One of the significant benefits of wireless networking is that the network devices can be mobile. Accordingly, most of the devices coupling to a wireless network are portable devices such as notebook computers, personal digital assistants (PDAs), and the like. Such portable devices are usually battery-powered. In battery-powered devices, power consumption is a significant issue since increased power consumption generally means shorter battery life for the device. Accordingly, reducing power consumption for such devices is desirable.
A receiver with low-power listen mode for use in a wireless network station is disclosed. The receiver includes a low power path used in listen mode and a high power path which is used only when a data payload is being received.
An embodiment includes two analog to digital converters, ADCs, in the analog front end of the receiver. One ADC has low resolution, and therefore low power consumption, and is enabled during listen mode. The other ADC has high resolution, and is only enabled when a packet detector detects an incoming message for the station.
For a detailed description of the preferred embodiments of the invention, reference will now be made to the accompanying drawings in which:
Certain terms are used throughout the following description and claims to refer to particular components. As one skilled in the art will appreciate, components may be referred to by different names. This document does not intend to distinguish between components that differ in name, but not function. In the following discussion and in the claims, the terms “including” and “comprising” are used in an open-ended fashion, and thus should be interpreted to mean “including, but not limited to . . . ”. Also, the term “couple” or “couples” is intended to mean either an indirect or direct connection. Thus, if a first device couples to a second device, that connection may be through a direct connection, or through an indirect connection via other devices and connections.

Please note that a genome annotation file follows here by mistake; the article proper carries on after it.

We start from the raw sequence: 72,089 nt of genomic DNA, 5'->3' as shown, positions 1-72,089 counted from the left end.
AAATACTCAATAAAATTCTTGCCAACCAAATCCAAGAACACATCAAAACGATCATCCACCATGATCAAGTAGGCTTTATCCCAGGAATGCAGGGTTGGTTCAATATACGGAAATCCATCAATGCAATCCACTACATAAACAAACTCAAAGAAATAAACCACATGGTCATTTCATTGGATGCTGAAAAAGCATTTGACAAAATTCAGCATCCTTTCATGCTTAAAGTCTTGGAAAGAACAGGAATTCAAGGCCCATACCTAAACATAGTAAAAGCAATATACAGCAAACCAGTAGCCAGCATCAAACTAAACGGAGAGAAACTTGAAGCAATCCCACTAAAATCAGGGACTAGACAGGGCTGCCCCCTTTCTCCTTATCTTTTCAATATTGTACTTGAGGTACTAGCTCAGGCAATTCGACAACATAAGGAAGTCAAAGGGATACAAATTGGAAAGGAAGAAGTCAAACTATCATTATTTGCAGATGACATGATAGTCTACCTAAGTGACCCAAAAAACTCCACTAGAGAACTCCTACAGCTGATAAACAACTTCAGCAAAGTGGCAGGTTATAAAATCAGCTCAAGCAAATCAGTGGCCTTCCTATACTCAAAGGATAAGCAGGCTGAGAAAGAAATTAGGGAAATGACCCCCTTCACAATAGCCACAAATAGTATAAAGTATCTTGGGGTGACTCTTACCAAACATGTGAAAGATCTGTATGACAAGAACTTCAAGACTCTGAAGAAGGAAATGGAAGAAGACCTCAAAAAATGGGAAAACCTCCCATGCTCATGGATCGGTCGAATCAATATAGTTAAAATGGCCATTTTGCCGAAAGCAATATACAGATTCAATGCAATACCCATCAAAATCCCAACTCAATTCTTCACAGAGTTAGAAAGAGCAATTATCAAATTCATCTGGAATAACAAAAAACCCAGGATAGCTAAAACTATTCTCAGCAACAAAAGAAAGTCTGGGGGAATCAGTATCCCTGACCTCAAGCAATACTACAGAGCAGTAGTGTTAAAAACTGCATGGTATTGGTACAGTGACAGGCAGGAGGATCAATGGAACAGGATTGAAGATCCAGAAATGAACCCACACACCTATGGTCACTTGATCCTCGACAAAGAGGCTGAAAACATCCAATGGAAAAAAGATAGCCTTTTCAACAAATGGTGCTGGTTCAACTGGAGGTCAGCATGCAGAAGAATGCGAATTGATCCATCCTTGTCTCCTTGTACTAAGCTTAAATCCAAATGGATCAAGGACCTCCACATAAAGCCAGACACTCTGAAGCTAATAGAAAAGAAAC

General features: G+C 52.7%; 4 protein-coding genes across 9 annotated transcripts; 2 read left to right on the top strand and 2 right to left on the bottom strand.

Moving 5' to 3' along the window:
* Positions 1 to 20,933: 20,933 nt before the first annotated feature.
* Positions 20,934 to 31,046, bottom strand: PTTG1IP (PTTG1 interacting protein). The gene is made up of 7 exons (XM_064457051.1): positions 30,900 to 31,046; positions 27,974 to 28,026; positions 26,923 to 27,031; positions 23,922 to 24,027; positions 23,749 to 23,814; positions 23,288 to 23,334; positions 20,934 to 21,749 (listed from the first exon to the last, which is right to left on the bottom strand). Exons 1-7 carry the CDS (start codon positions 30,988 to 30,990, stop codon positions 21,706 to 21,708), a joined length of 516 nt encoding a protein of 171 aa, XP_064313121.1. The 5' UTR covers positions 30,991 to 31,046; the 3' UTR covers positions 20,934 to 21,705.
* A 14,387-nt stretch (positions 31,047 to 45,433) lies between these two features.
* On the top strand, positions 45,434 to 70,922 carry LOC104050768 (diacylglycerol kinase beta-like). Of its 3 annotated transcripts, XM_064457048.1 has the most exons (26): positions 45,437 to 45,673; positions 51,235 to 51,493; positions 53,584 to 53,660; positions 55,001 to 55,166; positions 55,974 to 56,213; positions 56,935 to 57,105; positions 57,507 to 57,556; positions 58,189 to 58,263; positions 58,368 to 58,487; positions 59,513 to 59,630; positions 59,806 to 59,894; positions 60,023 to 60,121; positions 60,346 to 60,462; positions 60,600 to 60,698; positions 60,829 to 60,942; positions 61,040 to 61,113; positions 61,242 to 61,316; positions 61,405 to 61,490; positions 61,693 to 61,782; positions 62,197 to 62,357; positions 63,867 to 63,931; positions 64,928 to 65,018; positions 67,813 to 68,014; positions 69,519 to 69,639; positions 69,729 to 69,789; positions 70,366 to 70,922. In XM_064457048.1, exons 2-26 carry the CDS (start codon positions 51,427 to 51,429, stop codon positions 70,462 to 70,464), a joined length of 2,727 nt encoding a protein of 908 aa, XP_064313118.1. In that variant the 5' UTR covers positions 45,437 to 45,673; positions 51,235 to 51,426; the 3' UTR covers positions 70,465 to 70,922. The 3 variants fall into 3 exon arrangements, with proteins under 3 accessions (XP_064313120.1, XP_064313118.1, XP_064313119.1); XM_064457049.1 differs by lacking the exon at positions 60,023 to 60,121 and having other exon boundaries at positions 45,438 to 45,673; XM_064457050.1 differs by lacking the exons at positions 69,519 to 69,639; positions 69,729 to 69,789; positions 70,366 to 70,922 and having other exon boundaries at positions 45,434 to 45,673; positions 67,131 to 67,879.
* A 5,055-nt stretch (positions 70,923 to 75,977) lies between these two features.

The following discussion is directed to various embodiments of the invention. Unless otherwise specified, the embodiments disclosed should not be interpreted as limiting, or otherwise used to limit, the scope of the disclosure or claims. In addition, one skilled in the art will understand that the following description has broad application. The discussion of any embodiment is meant only to be exemplary of that embodiment and is not intended to suggest that the scope of the disclosure or claims is limited to that embodiment. In this disclosure, numerous specific details may be set forth to provide a sufficient understanding of the embodiment. However, those skilled in the art will appreciate that the invention may be practiced without such specific details. In other instances, well-known elements may have been illustrated in schematic or block diagram form in order not to obscure the disclosure in unnecessary detail. Additionally, some details may have been omitted where such details were not considered necessary to obtain a complete understanding of the embodiment, and are considered to be within the understanding of persons of ordinary skill in the relevant art. Further, all functions described herein may be performed in either hardware or software, or a combination thereof, unless indicated otherwise.